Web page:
Henry Woodfin

Henry Woodfin

Grady, Henry Woodfin, 1850-89, American journalist and orator, b. Athens, Ga. In 1879 a gift from Cyrus W. Field enabled him to buy into the Atlanta Constitution. He gained fame with his editorials and addresses, which attempted to reconcile North and South, and particularly with his stirring speech "The New South," delivered in New York in 1886. His speeches were posthumously published in The New South and Other Addresses (1904) and Complete Orations and Speeches (1910).

See study by J. C. Harris (1972).

Henry Woodfin Grady (May 24 1850December 23 1889) was a journalist and orator who helped reintegrate the states of the former Confederacy into the Union after the American Civil War. As a teenager he witnessed probably the fiercest fighting of that war in his home state and lost his father to a Yankee bullet.

Early life

After his father's death he was raised by his mother in Athens, Georgia. He was educated in the classical tradition of a southern gentleman of the time at the University of Georgia (Bachelor of Arts in 1868) where he was a charter member of Eta Chapter of the Chi Phi Fraternity. In 1867 he became a member of the Phi Kappa Literary Society, and later attended the University of Virginia to study law, but became especially interested in Greek and Anglo-Saxon languages, history, and literature, which led to a career in journalism.

Grady was a life-long devoted member of the Chi Phi Fraternity. He was a charter member of the Eta Chapter of Chi Phi at the University of Georgia. In 1882 he was elected as the first Grand Alpha (National President) from the south after the union of the Northern and Southern Orders of Chi Phi in 1874.


Upon graduation he held a series of brief journalistic jobs with the Rome Courier, the Atlanta Herald, and the New York Herald. After New York, Grady returned to the South as a reporter-editor for the Atlanta Constitution. In 1880, with borrowed money, he bought a one-fourth interest in the paper and began a nine-year career as one of Georgia's most celebrated journalists. On the business end, he quickly built the newspaper into the state's most influential with a national circulation of 120,000.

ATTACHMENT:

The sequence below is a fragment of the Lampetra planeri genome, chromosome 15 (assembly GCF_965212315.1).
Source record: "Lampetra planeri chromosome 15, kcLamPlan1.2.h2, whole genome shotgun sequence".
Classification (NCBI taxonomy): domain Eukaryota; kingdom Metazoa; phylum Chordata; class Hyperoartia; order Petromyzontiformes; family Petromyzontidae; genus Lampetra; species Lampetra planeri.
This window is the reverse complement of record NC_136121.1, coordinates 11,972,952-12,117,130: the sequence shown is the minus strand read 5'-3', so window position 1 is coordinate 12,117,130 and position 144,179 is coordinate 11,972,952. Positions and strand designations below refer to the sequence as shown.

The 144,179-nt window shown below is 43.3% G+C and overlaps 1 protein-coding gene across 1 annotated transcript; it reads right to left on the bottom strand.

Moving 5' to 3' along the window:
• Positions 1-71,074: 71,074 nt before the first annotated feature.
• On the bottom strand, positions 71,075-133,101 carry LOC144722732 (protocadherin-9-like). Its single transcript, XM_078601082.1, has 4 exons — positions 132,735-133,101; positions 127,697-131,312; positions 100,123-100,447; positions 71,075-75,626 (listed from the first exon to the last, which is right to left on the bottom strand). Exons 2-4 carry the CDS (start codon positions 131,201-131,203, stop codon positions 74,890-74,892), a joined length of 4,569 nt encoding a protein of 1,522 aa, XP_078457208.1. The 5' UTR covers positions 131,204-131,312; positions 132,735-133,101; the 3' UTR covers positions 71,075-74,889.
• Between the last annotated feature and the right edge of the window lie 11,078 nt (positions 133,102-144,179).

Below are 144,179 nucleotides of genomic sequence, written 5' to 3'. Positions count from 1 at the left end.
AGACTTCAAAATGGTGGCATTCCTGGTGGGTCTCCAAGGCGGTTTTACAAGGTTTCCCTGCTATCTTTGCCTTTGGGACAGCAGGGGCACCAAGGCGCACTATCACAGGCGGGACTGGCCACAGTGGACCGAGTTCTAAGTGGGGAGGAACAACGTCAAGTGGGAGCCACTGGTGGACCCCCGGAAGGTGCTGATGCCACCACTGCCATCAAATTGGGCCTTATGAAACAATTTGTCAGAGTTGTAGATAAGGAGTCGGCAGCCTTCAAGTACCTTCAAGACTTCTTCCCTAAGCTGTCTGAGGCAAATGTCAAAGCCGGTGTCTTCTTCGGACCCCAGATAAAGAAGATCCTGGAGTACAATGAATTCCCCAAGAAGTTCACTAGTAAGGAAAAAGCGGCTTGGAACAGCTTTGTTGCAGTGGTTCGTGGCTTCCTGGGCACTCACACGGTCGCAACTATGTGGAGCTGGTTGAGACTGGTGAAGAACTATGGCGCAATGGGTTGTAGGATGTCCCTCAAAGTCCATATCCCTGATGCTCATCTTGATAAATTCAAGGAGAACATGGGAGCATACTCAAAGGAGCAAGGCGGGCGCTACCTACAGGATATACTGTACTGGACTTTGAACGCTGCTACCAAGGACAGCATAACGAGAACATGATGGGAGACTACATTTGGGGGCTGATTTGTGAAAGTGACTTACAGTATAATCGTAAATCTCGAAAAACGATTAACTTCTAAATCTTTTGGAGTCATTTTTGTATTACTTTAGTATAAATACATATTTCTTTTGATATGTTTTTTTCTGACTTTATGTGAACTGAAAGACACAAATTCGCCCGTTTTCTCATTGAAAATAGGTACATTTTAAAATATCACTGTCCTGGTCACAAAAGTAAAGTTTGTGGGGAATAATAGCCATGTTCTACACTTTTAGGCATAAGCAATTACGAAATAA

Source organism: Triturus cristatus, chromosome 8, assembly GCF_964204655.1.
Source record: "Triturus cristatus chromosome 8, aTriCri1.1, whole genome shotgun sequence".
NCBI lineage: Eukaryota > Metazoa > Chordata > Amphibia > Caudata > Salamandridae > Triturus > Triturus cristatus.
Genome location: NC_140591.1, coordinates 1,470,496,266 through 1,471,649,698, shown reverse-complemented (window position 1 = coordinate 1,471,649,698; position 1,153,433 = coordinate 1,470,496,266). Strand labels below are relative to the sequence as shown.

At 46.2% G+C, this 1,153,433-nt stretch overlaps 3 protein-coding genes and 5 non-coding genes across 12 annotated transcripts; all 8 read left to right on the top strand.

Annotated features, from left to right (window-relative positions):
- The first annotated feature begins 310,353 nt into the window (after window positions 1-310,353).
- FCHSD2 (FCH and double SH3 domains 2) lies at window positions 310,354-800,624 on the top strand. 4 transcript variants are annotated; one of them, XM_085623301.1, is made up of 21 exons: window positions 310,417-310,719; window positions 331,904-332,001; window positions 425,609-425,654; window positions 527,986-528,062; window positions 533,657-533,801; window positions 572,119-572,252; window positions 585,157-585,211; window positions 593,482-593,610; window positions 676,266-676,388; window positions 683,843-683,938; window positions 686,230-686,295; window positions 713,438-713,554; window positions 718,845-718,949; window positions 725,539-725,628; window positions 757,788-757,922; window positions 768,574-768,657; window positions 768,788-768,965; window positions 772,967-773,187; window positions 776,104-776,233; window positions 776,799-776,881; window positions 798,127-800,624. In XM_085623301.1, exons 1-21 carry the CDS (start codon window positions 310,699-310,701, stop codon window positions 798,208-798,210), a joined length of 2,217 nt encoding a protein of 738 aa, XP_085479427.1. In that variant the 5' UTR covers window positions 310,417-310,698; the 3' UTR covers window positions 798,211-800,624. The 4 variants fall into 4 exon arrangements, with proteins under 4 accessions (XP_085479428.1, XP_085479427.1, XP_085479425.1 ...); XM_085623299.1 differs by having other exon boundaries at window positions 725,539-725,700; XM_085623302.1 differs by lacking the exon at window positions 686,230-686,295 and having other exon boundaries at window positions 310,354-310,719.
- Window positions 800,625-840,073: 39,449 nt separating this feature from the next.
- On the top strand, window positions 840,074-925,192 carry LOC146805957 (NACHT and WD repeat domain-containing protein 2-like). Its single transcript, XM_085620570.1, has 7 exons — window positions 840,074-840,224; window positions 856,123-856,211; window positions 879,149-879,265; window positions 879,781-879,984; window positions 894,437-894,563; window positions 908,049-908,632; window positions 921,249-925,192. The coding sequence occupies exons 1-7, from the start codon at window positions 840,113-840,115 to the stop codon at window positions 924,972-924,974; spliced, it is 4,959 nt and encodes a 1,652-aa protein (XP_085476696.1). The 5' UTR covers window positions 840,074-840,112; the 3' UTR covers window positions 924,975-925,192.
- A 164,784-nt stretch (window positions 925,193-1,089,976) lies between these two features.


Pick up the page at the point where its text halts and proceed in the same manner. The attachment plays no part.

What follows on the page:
In the tumultuous decades following the war when hatreds lingered in many, it was a conciliatory Grady who sought to establish a New South in which the past was put to rest. "There was a South of slavery and secession - that South is dead. There is now a South of union and freedom - that South, thank God, is living, breathing, and growing every hour," he said in an 1886 speech before a dinner audience that included J. P. Morgan and H. M. Flagler at Delmonico's Restaurant before the New England Society of New York.

He popularized an antithesis between the “old South” which “rested everything on slavery and agriculture, unconscious that these could neither give nor maintain healthy growth,” and a “new south” – “thrilling with the consciousness of growing power and prosperity”.

From 1882 - 1886, along with Nathaniel E. Harris, he promoted the creation in Atlanta of the Georgia Institute of Technology, a state vocational-education school.

Orator and Spokesman for the "New South"

Grady was also praised for his great passion for political oratory (he supported Prohibition and a Georgia veterans' home for disabled or elderly Confederate soldiers), commitment to the new peace, and well-known sense of humor.